Report: Cook County property tax assessment process unfair to poorer homeowners
A new study confirms Cook County's broken property tax assessment system causes owners of lower-value homes to bear a disproportionate share of the tax burden.
A report released Feb. 15 reveals the property tax assessment process in Cook County unfairly creates wide disparities in valuation between properties, burdening owners of lower-value properties while benefiting owners of more expensive homes.
Cook County Assessor Joseph Berrios and Cook County Board President Toni Preckwinkle commissioned the study from the Civic Consulting Alliance in the wake of a 2017 report by the Chicago Tribune that suggested the residential assessment system harms poorer homeowners.
The new study confirms the unfairness and lack of uniformity in the system. It notes: Cook County’s “residential assessment system is more variable and more regressive than agreed upon industry norms, causing a wealth transfer from owners of lower-value homes to those of higher-value homes.”
The most egregious assessment disparities occurred in the city of Chicago, where officials have raised property taxes multiple times in recent years to shore up worker pensions and pay for other spending.
Chicago’s taxing bodies, including the city of Chicago, Chicago Public Schools, the Chicago Park District, and others, levied $5.9 billion in property taxes in 2016, according to the report. As the property tax burden is apportioned according to the value of property, it is through the assessment and appeals process that each homeowner’s share of the total tax burden is established.
3 parts of Cook County system responsible for unfairness
The report pointed to three aspects of the system that unfairly distort the burden of property taxes: the assessor’s model, the assessor’s “hand review” of results and the appeals process.
The Cook County assessor’s model to assess property values produces initial values that are “outside target range for all uniformity metrics,” according to the report.
In Chicago, a key metric of whether similar properties are assessed uniformly diverged significantly from the industry standard. While a “coefficient of dispersion,” or COD, of 15 is considered a “generous target” that permits reasonable variability in the values assigned to similar properties, the COD in Chicago was 25, almost 67 percent higher than the acceptable upper limit.
Chicago also scored poorly on metrics designed to show whether a system is regressive, according to the report. Chicago’s price-related bias of -0.24 means, for example, that the owner of a $600,000 home would pay a 24 percent lower effective tax rate than the owner of a $300,000 home.
Equally disturbing, the assessor’s “hand review,” or adjustments to values produced by the model, improves initial results, but amounts to “selective reappraisal.” This introduces “systematic bias,” making assessments appear “better in quality assurance statistics” than they really are.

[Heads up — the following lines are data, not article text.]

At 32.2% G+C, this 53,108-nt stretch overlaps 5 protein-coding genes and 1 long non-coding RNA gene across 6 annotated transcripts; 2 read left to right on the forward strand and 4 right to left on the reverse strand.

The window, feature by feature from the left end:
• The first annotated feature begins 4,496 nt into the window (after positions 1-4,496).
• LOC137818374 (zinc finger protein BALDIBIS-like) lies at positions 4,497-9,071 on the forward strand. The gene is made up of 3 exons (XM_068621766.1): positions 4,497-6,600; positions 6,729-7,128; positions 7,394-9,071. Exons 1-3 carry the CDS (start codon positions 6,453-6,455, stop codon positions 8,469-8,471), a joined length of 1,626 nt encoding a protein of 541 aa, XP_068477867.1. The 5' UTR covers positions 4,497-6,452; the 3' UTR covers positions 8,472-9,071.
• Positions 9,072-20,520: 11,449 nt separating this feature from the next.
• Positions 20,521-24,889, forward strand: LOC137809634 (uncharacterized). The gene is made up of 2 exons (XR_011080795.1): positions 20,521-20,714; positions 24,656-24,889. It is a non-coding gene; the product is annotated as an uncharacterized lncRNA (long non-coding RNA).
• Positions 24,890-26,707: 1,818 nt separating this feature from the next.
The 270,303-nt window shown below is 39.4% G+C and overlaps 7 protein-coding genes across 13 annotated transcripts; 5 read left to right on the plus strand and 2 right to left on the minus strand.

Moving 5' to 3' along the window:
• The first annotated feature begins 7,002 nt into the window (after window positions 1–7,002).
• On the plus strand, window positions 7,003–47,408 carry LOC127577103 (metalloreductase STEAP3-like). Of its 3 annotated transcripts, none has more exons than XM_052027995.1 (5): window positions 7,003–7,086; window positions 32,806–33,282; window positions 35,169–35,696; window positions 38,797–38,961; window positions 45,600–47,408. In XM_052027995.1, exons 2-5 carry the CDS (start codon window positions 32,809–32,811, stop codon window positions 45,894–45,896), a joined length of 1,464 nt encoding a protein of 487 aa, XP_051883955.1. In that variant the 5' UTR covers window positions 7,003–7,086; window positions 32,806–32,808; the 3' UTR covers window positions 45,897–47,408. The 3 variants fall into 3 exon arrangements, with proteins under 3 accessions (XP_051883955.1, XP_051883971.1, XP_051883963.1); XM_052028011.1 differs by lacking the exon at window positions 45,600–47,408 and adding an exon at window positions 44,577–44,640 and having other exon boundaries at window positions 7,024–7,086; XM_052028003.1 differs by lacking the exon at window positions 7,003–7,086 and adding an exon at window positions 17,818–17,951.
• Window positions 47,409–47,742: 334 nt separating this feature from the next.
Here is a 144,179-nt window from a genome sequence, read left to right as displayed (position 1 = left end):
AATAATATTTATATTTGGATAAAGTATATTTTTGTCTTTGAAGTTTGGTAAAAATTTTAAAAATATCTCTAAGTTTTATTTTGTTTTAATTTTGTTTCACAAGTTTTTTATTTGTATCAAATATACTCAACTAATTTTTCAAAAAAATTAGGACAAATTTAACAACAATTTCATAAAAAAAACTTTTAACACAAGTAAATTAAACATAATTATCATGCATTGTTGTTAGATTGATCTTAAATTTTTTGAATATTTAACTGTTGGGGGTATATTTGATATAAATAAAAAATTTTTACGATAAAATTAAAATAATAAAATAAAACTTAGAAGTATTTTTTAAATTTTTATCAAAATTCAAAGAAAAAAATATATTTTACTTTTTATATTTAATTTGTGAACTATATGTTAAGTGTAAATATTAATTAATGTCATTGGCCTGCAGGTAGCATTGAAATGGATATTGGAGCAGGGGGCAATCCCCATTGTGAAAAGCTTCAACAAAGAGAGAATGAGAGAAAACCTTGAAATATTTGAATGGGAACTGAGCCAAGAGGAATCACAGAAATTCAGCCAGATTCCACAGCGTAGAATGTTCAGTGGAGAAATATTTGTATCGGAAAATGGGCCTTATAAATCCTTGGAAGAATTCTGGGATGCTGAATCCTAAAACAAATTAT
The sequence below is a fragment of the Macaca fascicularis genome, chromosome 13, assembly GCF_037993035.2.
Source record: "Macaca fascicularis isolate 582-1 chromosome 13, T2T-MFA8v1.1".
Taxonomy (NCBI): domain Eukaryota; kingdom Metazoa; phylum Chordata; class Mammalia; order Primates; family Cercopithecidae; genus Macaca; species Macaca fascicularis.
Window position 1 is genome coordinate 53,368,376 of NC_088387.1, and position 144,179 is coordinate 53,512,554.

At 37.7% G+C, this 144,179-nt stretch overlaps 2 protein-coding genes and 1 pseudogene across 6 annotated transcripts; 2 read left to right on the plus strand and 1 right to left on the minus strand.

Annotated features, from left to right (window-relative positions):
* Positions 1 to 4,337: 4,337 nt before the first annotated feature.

Finally, the study faults Cook County for relying heavily on appeals to establish value, which further exacerbates the variability and regressivity of the system. Compared with other U.S. and foreign jurisdictions, Cook County has an unusually high number of appeals – “more than 20 times higher than benchmark jurisdictions,” according to the report.
This is not surprising, as the Cook County Assessor’s Office expressly invites appeals: “We view the appeal process as an important step in the valuation process,” the office says on its website. The current system shifts the burden of producing accurate valuations to property owners, rewarding those with high dollar stakes, time and money for lawyers, and penalizing those with fewer resources.
The fact that owners of higher-value homes are more likely to appeal their assessed valuations, coupled with the fact that 34 to 64 percent of appeals result in value reductions from the assessor’s office and/or the Cook County Board of Review, creates even greater valuation disparities and regressivity of outcomes.
Next steps for Cook County
The study’s authors point to the need for “fundamental changes in modeling, review processes, data collection and a shift away from reliance on appeals” for Cook County to meet assessment industry standards. The next phases of the assessment consulting project will focus on developing and implementing solutions to the problems rife throughout the system.
Berrios responded that he “will change whatever needs to be changed,” although on prior occasions he failed to implement new models and technology that he had previously said his office would employ, according to the Tribune.
Interestingly, Cook County’s transparency in assessments has not yet been fully evaluated, although the report recommends the assessor conduct and publish sales ratio studies throughout the assessment process, which would reveal the accuracy and uniformity of the assessor’s work as it is completed. The assessor’s office came under fire in the Tribune investigation of commercial property assessments for the opaqueness of the system.
Civic Consulting Alliance’s report reveals Cook County’s property tax assessment system needs to be completely overhauled. Until that happens, homeowners are stuck with a broken and unfair assessment system in a time of rising property taxes.